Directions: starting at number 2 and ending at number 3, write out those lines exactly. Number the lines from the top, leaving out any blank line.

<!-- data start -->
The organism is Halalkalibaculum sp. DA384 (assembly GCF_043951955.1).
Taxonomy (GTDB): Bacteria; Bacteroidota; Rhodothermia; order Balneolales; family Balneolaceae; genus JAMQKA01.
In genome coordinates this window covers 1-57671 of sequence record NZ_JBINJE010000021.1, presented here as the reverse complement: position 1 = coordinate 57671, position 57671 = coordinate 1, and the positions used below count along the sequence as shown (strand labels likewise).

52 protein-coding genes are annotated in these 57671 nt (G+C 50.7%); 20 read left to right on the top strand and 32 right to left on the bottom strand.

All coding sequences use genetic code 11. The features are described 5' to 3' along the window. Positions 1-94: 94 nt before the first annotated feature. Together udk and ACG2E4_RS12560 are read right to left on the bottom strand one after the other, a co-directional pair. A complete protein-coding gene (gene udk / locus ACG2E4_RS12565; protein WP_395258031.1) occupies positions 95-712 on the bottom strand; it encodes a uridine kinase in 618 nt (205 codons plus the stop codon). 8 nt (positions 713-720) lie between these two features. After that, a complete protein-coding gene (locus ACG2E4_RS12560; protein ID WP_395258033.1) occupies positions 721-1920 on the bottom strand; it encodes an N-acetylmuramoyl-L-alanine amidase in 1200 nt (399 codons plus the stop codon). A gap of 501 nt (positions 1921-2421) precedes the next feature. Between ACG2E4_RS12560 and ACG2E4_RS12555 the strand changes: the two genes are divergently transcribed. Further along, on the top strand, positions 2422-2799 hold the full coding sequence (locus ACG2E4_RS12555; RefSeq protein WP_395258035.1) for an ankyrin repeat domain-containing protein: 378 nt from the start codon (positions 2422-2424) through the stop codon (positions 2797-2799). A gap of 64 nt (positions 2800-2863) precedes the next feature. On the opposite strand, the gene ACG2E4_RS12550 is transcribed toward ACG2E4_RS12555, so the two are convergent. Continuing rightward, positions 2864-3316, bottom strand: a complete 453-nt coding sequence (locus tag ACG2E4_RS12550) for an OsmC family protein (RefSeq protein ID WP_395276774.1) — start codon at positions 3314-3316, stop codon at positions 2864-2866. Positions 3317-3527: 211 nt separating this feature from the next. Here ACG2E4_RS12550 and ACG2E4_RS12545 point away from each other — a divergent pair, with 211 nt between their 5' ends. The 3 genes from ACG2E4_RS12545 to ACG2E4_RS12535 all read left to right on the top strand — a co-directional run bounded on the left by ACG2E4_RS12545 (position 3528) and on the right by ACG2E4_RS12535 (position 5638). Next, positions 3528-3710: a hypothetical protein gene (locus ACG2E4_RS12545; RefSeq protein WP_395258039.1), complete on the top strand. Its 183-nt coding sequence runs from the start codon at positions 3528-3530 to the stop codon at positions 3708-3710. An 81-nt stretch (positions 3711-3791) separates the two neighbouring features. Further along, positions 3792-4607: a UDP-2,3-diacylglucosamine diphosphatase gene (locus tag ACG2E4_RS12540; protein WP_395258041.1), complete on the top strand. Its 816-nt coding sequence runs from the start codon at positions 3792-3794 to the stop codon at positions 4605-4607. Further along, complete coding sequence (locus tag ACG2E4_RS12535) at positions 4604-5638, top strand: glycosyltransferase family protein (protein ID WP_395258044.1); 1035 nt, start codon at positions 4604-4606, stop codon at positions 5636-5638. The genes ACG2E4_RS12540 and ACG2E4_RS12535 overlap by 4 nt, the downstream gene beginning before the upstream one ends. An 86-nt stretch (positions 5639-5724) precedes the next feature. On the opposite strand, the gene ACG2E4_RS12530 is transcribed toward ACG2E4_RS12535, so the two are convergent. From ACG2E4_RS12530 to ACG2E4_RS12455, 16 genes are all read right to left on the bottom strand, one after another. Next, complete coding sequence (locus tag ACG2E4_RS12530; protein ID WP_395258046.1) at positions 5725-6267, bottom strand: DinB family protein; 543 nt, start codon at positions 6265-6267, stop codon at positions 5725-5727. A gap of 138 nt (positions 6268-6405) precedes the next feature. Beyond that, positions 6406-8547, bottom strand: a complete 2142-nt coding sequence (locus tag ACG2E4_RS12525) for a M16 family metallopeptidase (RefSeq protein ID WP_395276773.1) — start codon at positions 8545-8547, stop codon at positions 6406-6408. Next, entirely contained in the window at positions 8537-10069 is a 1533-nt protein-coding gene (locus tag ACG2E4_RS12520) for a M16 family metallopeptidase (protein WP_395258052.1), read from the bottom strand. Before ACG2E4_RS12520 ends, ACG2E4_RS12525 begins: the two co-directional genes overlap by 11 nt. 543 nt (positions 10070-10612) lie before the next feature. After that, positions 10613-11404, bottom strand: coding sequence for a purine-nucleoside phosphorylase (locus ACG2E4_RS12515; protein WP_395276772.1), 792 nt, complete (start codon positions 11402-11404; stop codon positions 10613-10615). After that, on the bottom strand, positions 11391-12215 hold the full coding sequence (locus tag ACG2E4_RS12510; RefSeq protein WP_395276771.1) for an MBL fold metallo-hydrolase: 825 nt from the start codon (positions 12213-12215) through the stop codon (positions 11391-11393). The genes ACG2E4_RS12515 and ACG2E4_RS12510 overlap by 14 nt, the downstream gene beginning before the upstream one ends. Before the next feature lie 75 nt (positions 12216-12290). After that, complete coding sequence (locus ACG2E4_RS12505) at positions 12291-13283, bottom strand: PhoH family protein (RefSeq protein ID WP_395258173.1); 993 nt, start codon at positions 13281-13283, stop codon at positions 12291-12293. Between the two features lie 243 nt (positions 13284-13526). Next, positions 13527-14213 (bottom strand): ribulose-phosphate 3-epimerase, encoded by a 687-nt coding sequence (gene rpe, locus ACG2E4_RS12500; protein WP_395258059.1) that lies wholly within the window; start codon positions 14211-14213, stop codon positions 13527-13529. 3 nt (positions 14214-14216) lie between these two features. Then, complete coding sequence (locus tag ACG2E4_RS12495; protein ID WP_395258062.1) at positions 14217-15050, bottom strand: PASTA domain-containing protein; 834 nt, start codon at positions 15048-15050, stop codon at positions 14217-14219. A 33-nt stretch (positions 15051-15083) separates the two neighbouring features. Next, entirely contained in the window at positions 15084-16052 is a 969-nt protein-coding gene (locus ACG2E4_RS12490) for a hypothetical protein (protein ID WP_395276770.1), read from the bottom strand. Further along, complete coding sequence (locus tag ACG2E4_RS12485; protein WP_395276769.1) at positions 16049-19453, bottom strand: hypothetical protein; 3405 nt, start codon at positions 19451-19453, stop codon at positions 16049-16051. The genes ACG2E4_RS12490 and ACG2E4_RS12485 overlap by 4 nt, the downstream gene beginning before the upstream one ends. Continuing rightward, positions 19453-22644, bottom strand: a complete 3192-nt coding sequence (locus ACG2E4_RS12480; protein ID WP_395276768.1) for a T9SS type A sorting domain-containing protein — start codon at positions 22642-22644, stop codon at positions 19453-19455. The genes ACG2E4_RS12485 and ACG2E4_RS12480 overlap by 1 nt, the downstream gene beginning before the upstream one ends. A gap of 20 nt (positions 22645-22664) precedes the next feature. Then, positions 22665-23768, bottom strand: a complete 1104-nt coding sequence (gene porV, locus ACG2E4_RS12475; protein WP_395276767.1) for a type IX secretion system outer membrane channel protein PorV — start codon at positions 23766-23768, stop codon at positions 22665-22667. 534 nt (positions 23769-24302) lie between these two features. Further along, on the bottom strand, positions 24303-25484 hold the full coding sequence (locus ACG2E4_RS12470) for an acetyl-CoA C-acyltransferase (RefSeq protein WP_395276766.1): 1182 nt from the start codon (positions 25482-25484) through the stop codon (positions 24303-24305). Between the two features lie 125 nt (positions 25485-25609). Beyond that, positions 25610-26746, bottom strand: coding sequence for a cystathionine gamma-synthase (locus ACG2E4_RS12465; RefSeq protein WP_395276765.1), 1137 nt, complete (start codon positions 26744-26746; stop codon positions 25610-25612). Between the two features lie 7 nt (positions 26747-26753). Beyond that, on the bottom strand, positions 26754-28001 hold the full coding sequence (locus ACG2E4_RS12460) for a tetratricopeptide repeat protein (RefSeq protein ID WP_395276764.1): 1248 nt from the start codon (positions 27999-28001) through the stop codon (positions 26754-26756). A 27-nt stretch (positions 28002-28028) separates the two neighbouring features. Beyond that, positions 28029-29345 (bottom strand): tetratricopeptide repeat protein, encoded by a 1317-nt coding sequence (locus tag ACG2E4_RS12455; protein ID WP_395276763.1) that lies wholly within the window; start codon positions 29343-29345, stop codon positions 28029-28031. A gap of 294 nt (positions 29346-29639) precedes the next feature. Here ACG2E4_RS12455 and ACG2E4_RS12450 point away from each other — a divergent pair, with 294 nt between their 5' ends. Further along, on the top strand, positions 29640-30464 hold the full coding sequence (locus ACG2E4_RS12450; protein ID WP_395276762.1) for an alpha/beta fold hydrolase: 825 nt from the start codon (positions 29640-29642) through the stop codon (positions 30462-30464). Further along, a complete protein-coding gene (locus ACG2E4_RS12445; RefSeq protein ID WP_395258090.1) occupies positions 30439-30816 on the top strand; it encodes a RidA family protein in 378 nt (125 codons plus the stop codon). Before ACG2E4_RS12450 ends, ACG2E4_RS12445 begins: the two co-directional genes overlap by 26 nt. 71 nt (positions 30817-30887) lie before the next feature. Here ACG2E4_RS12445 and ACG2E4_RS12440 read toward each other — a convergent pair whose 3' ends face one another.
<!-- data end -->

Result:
Taxonomy (GTDB): Bacteria; Bacteroidota; Rhodothermia; order Balneolales; family Balneolaceae; genus JAMQKA01.
In genome coordinates this window covers 1-57671 of sequence record NZ_JBINJE010000021.1, presented here as the reverse complement: position 1 = coordinate 57671, position 57671 = coordinate 1, and the positions used below count along the sequence as shown (strand labels likewise).